Article

Mathematical Programming

, Volume 91, Issue 3, pp 563-588

Solving large quadratic assignment problems on computational grids

  • Kurt AnstreicherAffiliated withDepartment of Management Sciences, University of Iowa, Iowa City, IA 52242, USA, e-mail: kurt-anstreicher@uiowa.edu
  • , Nathan BrixiusAffiliated withDepartment of Computer Science, University of Iowa, Iowa City, IA 52242, USA, e-mail: brixius@cs.uiowa.edu
  • , Jean-Pierre GouxAffiliated withDepartment of Electrical and Computer Engineering, Northwestern University, and Mathematics and Computer Science Division, Argonne National Laboratory, 9700 South Cass Avenue, Argonne, Illinois 60439, USA, e-mail: goux@ece.nwu.edu
  • , Jeff LinderothAffiliated withMathematics and Computer Science Division, Argonne National Laboratory, 9700 South Cass Avenue, Argonne, Illinois 60439, USA, e-mail: linderot@mcs.anl.gov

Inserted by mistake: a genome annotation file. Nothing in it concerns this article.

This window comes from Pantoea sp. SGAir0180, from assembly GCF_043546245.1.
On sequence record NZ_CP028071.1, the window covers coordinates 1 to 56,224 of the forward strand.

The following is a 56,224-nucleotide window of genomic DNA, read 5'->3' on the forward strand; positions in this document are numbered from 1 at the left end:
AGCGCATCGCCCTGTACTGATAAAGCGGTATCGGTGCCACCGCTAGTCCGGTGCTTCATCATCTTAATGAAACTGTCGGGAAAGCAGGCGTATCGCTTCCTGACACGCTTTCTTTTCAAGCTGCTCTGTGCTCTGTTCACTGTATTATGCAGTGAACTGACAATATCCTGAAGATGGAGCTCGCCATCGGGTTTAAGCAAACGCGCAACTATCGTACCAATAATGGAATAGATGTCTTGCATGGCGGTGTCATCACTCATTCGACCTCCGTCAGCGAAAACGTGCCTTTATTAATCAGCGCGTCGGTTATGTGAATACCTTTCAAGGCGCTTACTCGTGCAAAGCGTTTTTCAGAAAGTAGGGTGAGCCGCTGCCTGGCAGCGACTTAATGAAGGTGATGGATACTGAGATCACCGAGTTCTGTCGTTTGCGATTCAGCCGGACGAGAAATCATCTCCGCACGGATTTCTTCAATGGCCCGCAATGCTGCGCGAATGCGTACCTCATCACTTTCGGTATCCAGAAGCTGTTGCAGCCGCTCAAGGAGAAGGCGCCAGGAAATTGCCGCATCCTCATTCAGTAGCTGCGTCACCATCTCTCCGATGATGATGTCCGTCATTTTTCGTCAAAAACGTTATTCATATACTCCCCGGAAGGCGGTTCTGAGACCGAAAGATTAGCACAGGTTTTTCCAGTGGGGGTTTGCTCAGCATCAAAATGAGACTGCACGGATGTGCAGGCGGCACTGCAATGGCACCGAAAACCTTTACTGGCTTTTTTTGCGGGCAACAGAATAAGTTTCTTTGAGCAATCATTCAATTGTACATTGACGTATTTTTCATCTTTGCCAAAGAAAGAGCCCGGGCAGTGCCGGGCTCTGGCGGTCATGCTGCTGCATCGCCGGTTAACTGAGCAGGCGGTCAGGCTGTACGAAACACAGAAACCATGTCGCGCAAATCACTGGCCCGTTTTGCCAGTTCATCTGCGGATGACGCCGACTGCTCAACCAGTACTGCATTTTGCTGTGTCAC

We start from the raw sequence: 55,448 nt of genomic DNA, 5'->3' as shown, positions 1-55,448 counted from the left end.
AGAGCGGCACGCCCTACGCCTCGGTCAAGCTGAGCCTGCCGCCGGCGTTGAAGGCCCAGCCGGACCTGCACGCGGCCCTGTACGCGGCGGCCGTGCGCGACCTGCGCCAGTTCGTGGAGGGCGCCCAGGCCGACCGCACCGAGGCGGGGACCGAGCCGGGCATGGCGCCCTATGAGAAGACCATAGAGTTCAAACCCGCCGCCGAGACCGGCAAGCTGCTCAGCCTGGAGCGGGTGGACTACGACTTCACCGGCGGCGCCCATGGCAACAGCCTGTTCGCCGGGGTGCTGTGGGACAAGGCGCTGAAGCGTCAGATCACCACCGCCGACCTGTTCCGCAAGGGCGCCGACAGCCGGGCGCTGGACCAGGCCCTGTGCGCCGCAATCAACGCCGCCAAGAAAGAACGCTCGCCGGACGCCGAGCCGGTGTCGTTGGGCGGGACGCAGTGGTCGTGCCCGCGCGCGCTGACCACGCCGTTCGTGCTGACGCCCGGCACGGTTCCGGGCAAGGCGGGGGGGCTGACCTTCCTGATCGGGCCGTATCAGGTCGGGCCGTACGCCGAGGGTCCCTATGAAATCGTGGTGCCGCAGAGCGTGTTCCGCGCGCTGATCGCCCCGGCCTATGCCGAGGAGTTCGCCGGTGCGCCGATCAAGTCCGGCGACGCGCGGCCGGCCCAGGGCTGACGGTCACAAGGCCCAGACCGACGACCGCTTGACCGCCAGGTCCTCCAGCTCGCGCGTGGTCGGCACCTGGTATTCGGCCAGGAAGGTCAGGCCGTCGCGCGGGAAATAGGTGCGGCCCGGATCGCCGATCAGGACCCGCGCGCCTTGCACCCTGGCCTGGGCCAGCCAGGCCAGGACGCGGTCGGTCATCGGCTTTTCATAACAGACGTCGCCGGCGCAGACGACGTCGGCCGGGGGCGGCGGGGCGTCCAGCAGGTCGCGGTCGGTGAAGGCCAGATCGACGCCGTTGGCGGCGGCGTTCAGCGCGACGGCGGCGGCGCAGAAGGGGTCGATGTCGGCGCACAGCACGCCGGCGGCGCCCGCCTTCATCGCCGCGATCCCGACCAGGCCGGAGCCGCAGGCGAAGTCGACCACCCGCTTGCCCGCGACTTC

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Abstract.

The quadratic assignment problem (QAP) is among the hardest combinatorial optimization problems. Some instances of size n = 30 have remained unsolved for decades. The solution of these problems requires both improvements in mathematical programming algorithms and the utilization of powerful computational platforms. In this article we describe a novel approach to solve QAPs using a state-of-the-art branch-and-bound algorithm running on a federation of geographically distributed resources known as a computational grid. Solution of QAPs of unprecedented complexity, including the nug30, kra30b, and tho30 instances, is reported.

Key words: Quadratic assignment problem – branch and bound – computational grid – metacomputing Mathematics Subject Classification (1991): 90C27, 90C09, 90C20